The Key Differences Between DO and MD Programs

The Key Differences Between DO and MD Programs
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Yael Redelman-Sidi October 12, 2014

Torn between choosing an M.D. or D.O. medical program? Noodle expert from Admit2Med compares the two programs and explains the differences between allopathic and osteopathic physicians.

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D.O. or M.D.? It’s more than just two letters after your name. You can take two pathways into medical school in the U.S., and applicants often wonder what the difference is between D.O. and M.D. programs.

M.D. graduates (known as allopathic physicians), often have the same duties and responsibilities as D.O. physicians (known as osteopathic physicians). They might even compete for identical residencies and work side by side, but there are some important differences to note.


While both M.D. and D.O. schools teach about health and the treatment of disease in four year programs, osteopathic schools often place an emphasis on the treatment of the patient as a whole. This is sometimes referred to as holistic medicine, as opposed to the tendency of allopathic physicians, who focus on various organ systems and diseases. D.O. practitioners also learn manual manipulation techniques and body alignment not usually taught by M.D. schools, which often doubt their impact on overall patient health.


M.D. students take the USMLE. D.O. students take the COMLEX, an exam similar to the USMLE. However, D.O. students have the option of taking the USMLE in addition to the COMLEX if they so desire.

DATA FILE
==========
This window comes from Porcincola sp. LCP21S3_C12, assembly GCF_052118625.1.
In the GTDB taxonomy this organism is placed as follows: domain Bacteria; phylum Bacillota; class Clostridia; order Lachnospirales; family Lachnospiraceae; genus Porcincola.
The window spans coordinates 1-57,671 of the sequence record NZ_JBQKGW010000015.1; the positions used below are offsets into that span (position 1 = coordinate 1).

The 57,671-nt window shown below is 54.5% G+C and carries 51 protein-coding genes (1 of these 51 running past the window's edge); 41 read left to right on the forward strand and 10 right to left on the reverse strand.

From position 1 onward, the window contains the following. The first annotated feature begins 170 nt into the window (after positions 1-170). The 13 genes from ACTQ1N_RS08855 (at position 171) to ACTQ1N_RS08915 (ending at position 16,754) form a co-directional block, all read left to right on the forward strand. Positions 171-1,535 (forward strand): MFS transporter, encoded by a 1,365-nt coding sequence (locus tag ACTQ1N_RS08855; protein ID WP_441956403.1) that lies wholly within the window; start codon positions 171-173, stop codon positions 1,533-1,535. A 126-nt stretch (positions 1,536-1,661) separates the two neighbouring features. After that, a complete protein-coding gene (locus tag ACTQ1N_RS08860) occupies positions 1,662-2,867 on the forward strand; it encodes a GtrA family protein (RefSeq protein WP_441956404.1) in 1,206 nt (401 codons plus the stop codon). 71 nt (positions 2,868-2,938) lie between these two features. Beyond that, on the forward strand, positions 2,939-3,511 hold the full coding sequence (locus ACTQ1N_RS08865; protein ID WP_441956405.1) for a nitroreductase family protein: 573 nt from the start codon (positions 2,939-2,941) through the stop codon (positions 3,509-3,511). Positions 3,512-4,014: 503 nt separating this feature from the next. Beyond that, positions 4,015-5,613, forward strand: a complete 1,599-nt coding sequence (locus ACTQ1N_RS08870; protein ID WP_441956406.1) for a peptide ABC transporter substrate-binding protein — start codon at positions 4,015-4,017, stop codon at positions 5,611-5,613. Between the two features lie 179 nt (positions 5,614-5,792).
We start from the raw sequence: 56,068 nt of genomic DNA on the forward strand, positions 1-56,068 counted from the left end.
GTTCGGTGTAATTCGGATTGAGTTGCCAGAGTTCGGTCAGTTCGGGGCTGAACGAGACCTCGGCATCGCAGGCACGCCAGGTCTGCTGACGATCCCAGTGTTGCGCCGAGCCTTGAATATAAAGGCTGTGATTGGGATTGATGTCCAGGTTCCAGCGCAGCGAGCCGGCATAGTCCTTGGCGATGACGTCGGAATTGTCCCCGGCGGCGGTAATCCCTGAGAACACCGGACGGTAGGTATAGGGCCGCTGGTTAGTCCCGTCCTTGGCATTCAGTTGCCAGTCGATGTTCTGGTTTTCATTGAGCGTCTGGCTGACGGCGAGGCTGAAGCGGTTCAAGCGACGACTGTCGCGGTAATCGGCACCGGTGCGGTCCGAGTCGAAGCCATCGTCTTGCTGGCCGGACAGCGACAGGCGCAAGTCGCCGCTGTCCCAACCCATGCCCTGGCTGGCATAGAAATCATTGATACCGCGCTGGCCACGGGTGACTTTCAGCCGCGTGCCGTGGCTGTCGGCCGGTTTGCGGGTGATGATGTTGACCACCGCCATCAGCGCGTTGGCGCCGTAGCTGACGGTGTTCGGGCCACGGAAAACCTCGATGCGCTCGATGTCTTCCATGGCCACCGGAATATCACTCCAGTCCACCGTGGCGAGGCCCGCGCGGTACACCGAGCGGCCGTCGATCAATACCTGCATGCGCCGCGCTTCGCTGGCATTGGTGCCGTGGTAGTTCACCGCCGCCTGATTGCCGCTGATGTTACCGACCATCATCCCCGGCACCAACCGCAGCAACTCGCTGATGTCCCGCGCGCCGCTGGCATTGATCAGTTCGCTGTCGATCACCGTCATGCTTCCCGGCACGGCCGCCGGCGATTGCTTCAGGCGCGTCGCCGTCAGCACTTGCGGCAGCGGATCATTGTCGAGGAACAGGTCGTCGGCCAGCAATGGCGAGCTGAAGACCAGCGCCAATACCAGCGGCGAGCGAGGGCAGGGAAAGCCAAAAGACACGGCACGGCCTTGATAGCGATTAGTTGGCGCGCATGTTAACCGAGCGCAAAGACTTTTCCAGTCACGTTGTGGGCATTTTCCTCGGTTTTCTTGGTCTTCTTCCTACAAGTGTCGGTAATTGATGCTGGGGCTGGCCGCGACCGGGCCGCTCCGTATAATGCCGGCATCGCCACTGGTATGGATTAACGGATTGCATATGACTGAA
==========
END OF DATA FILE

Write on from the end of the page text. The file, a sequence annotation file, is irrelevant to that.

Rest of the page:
There are some residency programs, mostly in primary care, which have special slots designated for D.O. students. Other residencies allow both M.D. and D.O. students to participate in their match process, provided the students have USMLE scores, but it is commonly believed that many of these programs consider the M.D. applicant more competitive. Whether or not this is true depends on the program under consideration.

Can you apply to both programs at once?

Yes, but it might serve you well to choose one or the other when applying to medical school. Schools want to hear that you are dedicated to their philosophy of teaching. Applying to both programs might make you seem wishy-washy and desperate.

While these schools have separate application systems (AACOMAS and AMCAS), they may ask you on an interview where else you applied. You will be forced to explain why you could not commit to one pathway. This can be a very awkward conversation and the mere fact that you applied to both programs can make an interviewer less likely to mark you favorably for admission.

Consider which method of teaching you wish to study under, and commit to your choice.

About the Editor

Tom Meltzer spent over 20 years writing and teaching for The Princeton Review, where he was lead author of the company's popular guide to colleges, before joining Noodle. He has been managing editor of the website for over four years.

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